] in the Caerphilly Study and Cagney and Lauderdale[5
] found a significant trend of increasing cognitive scores with increasing education after adjustment for age and socioeconomic status. In a prospective study of 3,266 community-dwelling subjects over age 65 years, Evans et al. found that each level of education (ranging from 0 to 12+ years) predicted significantly less cognitive decline, after multivariate adjustment.[2
] Another study observed 70% lower risk of decline on the MMSE with increments in education (education categorized as <10 years, 10–12 years, or some college) in 14,833 subjects 18 years and older.[1
] A study with longer follow-up (11.5 years) of 1,488 men and women aged 18 years and older also found that more than eight years of formal education was associated with significantly less decline on the MMSE, after adjusting for age and race.[3
] In a recent study of 557 community-dwelling Spanish men and women over aged 65 years, less education (no primary school education vs primary school) was associated with increased odds of cognitive decline over four years (OR=2.36, 95% CI, 1.16–4.81).[7
] More recently, Seeman and colleagues, after following 895 community-dwelling men and women for three to seven years, observed increasingly better cognitive performance on tests of memory, naming, spatial recognition, figures/copying, and similarities with increasing educational attainment (categorized as 0–8 years, 9–11 years, 12 years, and college or more) increased.[9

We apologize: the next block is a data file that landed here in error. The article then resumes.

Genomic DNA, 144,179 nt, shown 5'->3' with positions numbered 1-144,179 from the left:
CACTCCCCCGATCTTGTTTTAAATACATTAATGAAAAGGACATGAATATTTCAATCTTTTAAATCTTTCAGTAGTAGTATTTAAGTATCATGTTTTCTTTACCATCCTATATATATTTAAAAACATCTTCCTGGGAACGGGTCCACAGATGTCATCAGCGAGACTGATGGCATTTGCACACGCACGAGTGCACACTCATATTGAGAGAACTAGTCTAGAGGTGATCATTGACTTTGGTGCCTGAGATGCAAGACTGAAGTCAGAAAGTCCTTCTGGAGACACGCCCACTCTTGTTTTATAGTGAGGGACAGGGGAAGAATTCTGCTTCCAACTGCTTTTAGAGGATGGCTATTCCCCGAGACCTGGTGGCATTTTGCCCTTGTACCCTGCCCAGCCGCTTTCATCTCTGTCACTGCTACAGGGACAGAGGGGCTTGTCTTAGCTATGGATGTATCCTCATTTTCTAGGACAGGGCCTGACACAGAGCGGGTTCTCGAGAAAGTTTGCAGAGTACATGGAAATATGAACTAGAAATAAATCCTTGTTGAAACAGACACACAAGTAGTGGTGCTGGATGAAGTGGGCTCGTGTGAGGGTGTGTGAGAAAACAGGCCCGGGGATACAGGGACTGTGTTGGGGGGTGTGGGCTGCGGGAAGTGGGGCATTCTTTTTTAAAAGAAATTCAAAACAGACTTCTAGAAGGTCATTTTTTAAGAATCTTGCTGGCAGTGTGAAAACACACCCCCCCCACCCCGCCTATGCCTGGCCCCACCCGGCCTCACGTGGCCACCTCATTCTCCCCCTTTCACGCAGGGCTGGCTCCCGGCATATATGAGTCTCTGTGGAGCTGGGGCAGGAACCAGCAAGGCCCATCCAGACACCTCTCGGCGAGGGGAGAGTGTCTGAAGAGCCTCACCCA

] Finally, in the Nurses’ Health Study of 19,319 community-dwelling women aged 70–79 years, Lee and colleagues found a significantly decreased risk of cognitive impairment (OR=0.49, 95% CI, 0.36, 0.66) and of cognitive decline (RR=0.65, 95% CI, 0.50, 0.86) in women with a graduate degree compared with an RN diploma, after adjusting for potential confounders.[8
] Thus, the data reported here serve as important confirmation of the cognitive impact of education, even among well-educated subjects.
There are several possible mechanisms which can explain the association of education to cognitive function. First, education may simply reflect better health or other behavioral choices that in turn lead to maintenance of cognitive function.[15
] That is, the relation between education and cognition may be largely due to confounding.
However, our finding that effects of education persisted after carefully adjusting for numerous health and behavioral characteristics in a population of health professionals, relatively homogeneous in their health habits and access to healthcare, suggests that confounding by health status is not the most likely explanation
. Secondly, higher levels of education may improve an individual’s ability to perform on tests of cognitive function or to hide mild cognitive deficits.[15
] Again, in our group of educated professionals, it does not seem likely that this could completely explain the substantial differences in performance that we observed between women who are all highly educated.
Thus, our data suggest it is most likely that education exerts direct effects on brain structure or function
. One hypothesis proposes that education may act early in life by increasing synapse number or vascularization and creating cognitive reserves.[15